## A gift scenario (contains more maths)

Wednesday, July 13th, 2005

More thinking out loud. You’ll be quoting this one day, I guarantee you! 😉

My post yesterday suggesting a formula for the value of gifts may have bored you silly so I thought I’d post an example of it in action.

Let’s imagine a man gives a necklace to his girlfriend. The necklace is worth £500 but he only paid £50. To him it has little use (except perhaps that it keeps her sweet) while to her it has a symbolic use as a way of showing off to her friends that she has someone special. So to start with let’s say that practically speaking it has a value of zero.
He earns £2000 per month while she earns £1300.
Importantly, while she is faithful to him, he is seeinbg at least two other women on the side.
This gives us the following values (note that I’ve amended my formula to take into account the fact that the man only paid £50, but to the woman it is ‘worth’ £500:

rv(G) = the value of the relationship for the giver = 6 (I’m being kind to the two-timing b**tard)
nrv(G) = the number of people with the same or higher relationship value for the giver = 3
fv(G) = financial value = £50
mi(G) = monthly income of the giver = £2000
pv = 0

This gives a gift value from the giver’s point of view of:
gv(G) = ((rv(G) x fv(G))/(nrv(G) x mi(G)))/pv + 1
= ((6 x 50)/(3 x 2000))/(0+1)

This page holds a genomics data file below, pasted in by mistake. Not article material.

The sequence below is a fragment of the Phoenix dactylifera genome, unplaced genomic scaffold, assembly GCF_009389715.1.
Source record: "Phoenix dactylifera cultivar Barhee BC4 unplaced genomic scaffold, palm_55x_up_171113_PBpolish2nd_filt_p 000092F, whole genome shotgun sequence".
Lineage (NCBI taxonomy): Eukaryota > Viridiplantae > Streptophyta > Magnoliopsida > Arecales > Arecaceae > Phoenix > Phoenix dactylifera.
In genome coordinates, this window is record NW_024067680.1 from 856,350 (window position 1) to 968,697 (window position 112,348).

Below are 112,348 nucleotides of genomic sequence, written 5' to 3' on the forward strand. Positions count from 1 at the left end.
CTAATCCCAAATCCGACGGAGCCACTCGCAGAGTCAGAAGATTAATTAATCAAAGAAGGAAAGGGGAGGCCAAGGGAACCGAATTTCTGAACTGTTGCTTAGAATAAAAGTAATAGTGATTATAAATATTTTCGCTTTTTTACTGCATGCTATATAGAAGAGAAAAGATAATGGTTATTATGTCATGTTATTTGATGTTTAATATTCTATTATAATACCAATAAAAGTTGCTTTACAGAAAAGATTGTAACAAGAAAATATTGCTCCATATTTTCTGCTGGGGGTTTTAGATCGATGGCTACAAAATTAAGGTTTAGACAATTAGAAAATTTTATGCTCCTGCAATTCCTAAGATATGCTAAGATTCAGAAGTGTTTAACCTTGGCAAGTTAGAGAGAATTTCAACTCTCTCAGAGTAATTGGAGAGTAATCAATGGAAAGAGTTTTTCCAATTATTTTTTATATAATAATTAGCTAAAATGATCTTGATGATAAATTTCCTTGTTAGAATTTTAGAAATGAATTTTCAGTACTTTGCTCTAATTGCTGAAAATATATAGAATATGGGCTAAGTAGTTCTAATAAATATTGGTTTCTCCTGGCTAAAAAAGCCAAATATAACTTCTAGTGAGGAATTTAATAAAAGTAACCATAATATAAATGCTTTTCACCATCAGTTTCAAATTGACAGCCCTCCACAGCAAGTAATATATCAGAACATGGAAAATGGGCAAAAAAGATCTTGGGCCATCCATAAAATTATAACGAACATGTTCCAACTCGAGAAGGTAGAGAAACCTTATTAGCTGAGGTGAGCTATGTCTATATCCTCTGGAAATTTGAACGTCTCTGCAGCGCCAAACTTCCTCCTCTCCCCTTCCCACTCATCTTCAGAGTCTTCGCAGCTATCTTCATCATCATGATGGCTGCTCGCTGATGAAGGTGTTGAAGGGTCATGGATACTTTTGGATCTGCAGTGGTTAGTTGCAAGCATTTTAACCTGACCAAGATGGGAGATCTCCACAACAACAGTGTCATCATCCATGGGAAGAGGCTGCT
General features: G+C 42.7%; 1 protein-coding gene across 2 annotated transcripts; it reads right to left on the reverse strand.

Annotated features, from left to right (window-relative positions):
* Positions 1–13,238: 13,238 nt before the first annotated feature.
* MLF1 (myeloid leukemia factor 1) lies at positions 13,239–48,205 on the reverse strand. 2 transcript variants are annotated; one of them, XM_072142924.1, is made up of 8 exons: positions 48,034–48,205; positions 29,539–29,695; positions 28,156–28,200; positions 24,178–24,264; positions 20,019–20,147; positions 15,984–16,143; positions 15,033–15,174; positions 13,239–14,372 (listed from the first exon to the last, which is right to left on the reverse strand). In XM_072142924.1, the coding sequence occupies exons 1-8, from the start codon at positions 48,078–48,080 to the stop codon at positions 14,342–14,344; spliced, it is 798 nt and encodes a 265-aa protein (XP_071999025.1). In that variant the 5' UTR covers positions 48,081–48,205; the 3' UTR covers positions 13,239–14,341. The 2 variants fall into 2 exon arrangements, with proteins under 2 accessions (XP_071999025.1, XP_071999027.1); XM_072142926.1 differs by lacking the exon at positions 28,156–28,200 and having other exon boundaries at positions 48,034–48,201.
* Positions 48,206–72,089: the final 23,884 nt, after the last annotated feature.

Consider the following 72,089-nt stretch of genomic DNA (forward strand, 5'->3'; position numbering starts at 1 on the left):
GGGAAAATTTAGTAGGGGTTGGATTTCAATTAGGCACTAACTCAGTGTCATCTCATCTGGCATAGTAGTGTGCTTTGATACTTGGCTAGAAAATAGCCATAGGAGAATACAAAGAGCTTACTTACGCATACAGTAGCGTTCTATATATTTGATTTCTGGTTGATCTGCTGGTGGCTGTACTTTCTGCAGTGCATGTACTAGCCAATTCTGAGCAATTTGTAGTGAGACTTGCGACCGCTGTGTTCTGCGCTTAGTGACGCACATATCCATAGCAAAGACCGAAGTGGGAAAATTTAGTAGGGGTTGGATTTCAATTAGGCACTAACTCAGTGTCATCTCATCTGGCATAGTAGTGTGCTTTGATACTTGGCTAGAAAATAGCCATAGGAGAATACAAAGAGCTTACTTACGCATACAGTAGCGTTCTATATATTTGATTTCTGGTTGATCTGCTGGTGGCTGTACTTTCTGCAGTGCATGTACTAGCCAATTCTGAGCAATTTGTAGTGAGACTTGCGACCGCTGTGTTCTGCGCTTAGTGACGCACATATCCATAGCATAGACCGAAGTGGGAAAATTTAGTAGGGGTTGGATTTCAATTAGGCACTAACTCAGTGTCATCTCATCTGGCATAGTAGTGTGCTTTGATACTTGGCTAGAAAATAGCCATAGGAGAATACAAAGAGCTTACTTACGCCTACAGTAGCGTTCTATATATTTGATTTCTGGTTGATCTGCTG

= (300/6000)/1
= 0.05

From the woman’s perspective the gift value is
gv(R) = ((rv(R) x fv(R))/(nrv(R) x mi(R)))/pv + 1
= ((2 x 500))/(1 x 1300))/(0+1)
= (1000/1300)/1
= 0.77

For the sake of convenience let’s mutliply the gv(G) and gv(R) results by 100 (giving 5 and 77 respectively). Because final gift value = gv(R) – gv(G) we have a final gift value of 72 on the ‘Gifter Scale’.

Because this is positive, I suggest, the gift has a positive effect on the relationship.

Is this a good score? I don’t know – my theory only suggests that so long as the score is positive the gift will be ‘positive’ – maybe it’s possible to work out a few scenarios to come up with a scale on which gifts can be measured. But the fact that there’s such a big gap between the gft values for giver and receiver could be seen as an indication that the giver is in fact investing little in the relationship, both financially and emotionally.
So to amend my theory somewhat let me suggest that GV should ideally be zero (in other words the value of the gift should be the same for both parties) and the further away from zero it is, the less valuable the gift is as a gift. Whether it is positive or negative hints at the inequality in the relationship, perhaps. (If not, then to get rid of the negative we could square both sides of the equation and get the square root of the result).

There is a case, incidentally, for inputting two different values for practicality based on the fact that the giver here is only receiving a relationship that appears is meaningless and easily replaced ( so give it 0), while the receiver is getting a symbol that can be exchanged for social capital (which is essential to life according to Baudrillard’s system of objects, so give it 6). If you put these figures in as pv(G) and pv(R) the end result changes dramatically.